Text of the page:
Attending Twitter’s immersion program for first year students
Three or so weeks ago I was incredibly fortunate to be selected to attend Twitter’s early bird camp. This is going to be a post reflecting on my time at Twitter HQ, the feature my team and I built for the platform, and my key learnings.
I was one of 30 attendees selected out of 2000+ applicants to attend a five-day immersion program for first-year computer science students focused on professional and technical development including coding, networking, personal branding, resume writing,interview skills.
To start with, I want to list the key realizations I made while I was there.
- it is possible to build meaningful relationships in just 5 days. Time is hardly ever a signigicant constraint.
- sit in front whenever possible and participate meaningfully.
- there are always resources and opportunities around, and I have to be proactive about using them.
- talking and asking questions is the most important thing I can do in any conversation.
- the best anyone can do for themselves is find the things they love doing, and then doing that.
- be genuine and authentically yourself sounds cliched, but it is incredibly good advice.
- You don’t always need to have something to say, but if you do, absolutely say it.
- Utilize resources like NSBE.
- Reach out to recruiters on Linkedin, and if they work at Twitter, via twitter.
Going to this event, my goal was to make friends and connections that would carry over after the event itself had ended. I also intended to meet as many people as I possibly could within Twitter itself- the very open environment at Twitter helped me do this. Over lunch time, while standing in line for food, I got to talking to employees at Twitter- or as they are popularly referred to there- Tweeps. I asked them about their work, and how they felt about the company, and what advice they might have for a college freshman trying to figure out what niche in CS made him excited to wake up every morning and solve problems. Twitter University organized a lot of events where we could meet with mentors and get advice too. Overwhelmingly, the advice I got was to find a problem I wanted to solve, and work on learning the skills and technologies I would need to solve it. More than 10 people also talked passionately about attending NSBE.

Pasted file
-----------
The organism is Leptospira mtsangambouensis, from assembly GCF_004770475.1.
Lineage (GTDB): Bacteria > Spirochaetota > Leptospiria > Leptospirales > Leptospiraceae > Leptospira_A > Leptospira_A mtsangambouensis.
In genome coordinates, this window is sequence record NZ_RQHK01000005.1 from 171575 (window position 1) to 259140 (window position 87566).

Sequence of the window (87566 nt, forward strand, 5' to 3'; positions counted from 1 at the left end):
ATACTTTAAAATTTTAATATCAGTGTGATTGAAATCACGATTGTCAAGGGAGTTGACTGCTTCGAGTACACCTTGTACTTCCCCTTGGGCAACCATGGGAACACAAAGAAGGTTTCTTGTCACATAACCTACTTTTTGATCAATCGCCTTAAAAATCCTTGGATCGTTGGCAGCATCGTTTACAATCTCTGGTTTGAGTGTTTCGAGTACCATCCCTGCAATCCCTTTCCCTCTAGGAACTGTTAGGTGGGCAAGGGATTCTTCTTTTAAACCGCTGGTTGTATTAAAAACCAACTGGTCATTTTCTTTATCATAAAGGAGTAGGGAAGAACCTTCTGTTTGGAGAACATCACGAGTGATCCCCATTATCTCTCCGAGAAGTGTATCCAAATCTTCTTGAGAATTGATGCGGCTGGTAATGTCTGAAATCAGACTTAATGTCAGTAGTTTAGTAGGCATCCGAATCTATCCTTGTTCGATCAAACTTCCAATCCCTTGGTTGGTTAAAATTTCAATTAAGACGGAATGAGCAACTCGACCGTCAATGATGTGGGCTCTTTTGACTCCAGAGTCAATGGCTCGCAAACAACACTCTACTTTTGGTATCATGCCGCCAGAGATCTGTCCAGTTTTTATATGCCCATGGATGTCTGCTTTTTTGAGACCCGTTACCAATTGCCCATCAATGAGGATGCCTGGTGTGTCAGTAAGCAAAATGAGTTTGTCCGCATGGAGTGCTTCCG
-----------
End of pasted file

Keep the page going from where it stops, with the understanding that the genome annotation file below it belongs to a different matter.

Also, I should be genuinely myself when I attend these things. I think people are so used to putting on facades now that there’s nothing quite as outwardly charismatic as being authentically yourself. I think school and computer science as a field puts so much pressure on us to present our best selves- and in some cases to invent these versions of ourselves. When I have met people who did not seem to care at all about how they seemed, and whose biggest goal seemed to be to satisy a curiosity about other people I made such easy friends with them. Also, interestingly, my most lasting friends from these things have constantly been the people with whom technical speak consisted an almost insignificant amount of our conversation.
I talk to some of the people I met there almost every day now or at least once a week. I think the really good thing about events like these is they pull me out of the monotony of the little microcosm that is my life on campus. Which is an amazing time- but I don’t think this is real life.
Here are some pictures from my time there:
Introducing our #EarlyBird18 participants, who are taking part in a five-day program for first-year computer science students @TwitterSF! #ReadySetSoar #TakeFlight #BeInspired pic.twitter.com/a7P8wS8P3w— TwitterU Recruiting (@TwitterU) May 22, 2018
My team and I giving our final presentations: